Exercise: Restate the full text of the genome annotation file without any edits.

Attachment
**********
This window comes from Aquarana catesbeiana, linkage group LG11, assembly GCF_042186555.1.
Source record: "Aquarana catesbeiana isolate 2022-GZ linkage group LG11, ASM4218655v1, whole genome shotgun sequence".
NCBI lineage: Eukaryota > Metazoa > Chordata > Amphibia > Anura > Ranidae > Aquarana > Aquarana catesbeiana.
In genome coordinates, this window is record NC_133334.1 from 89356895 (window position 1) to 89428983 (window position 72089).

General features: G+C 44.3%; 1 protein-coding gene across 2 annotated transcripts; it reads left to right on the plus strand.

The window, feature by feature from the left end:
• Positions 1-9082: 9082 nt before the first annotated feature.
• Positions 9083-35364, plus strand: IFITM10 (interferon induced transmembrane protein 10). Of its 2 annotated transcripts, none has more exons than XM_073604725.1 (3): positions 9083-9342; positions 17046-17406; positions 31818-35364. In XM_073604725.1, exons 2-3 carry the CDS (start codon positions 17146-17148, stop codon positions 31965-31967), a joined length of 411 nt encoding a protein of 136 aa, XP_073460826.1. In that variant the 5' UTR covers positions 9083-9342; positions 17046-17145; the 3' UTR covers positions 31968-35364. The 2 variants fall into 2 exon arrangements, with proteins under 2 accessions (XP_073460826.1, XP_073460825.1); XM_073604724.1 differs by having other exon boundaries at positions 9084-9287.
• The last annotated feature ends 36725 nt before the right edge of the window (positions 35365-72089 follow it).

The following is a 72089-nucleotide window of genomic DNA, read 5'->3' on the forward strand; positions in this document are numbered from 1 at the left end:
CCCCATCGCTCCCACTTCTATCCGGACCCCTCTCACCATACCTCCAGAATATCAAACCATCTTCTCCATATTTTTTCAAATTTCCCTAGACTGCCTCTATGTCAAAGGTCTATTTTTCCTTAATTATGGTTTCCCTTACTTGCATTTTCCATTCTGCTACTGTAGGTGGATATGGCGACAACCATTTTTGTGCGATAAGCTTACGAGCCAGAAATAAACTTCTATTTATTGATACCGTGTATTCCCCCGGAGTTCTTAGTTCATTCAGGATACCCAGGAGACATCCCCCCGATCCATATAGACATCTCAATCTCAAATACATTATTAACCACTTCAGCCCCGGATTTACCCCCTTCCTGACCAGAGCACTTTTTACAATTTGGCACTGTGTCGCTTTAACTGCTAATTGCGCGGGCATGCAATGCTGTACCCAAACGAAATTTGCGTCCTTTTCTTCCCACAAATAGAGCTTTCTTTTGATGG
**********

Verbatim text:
This window comes from Aquarana catesbeiana, linkage group LG11, assembly GCF_042186555.1.
Source record: "Aquarana catesbeiana isolate 2022-GZ linkage group LG11, ASM4218655v1, whole genome shotgun sequence".
NCBI lineage: Eukaryota > Metazoa > Chordata > Amphibia > Anura > Ranidae > Aquarana > Aquarana catesbeiana.
In genome coordinates, this window is record NC_133334.1 from 89356895 (window position 1) to 89428983 (window position 72089).

General features: G+C 44.3%; 1 protein-coding gene across 2 annotated transcripts; it reads left to right on the plus strand.

The window, feature by feature from the left end:
• Positions 1-9082: 9082 nt before the first annotated feature.
• Positions 9083-35364, plus strand: IFITM10 (interferon induced transmembrane protein 10). Of its 2 annotated transcripts, none has more exons than XM_073604725.1 (3): positions 9083-9342; positions 17046-17406; positions 31818-35364. In XM_073604725.1, exons 2-3 carry the CDS (start codon positions 17146-17148, stop codon positions 31965-31967), a joined length of 411 nt encoding a protein of 136 aa, XP_073460826.1. In that variant the 5' UTR covers positions 9083-9342; positions 17046-17145; the 3' UTR covers positions 31968-35364. The 2 variants fall into 2 exon arrangements, with proteins under 2 accessions (XP_073460826.1, XP_073460825.1); XM_073604724.1 differs by having other exon boundaries at positions 9084-9287.
• The last annotated feature ends 36725 nt before the right edge of the window (positions 35365-72089 follow it).

The following is a 72089-nucleotide window of genomic DNA, read 5'->3' on the forward strand; positions in this document are numbered from 1 at the left end:
CCCCATCGCTCCCACTTCTATCCGGACCCCTCTCACCATACCTCCAGAATATCAAACCATCTTCTCCATATTTTTTCAAATTTCCCTAGACTGCCTCTATGTCAAAGGTCTATTTTTCCTTAATTATGGTTTCCCTTACTTGCATTTTCCATTCTGCTACTGTAGGTGGATATGGCGACAACCATTTTTGTGCGATAAGCTTACGAGCCAGAAATAAACTTCTATTTATTGATACCGTGTATTCCCCCGGAGTTCTTAGTTCATTCAGGATACCCAGGAGACATCCCCCCGATCCATATAGACATCTCAATCTCAAATACATTATTAACCACTTCAGCCCCGGATTTACCCCCTTCCTGACCAGAGCACTTTTTACAATTTGGCACTGTGTCGCTTTAACTGCTAATTGCGCGGGCATGCAATGCTGTACCCAAACGAAATTTGCGTCCTTTTCTTCCCACAAATAGAGCTTTCTTTTGATGG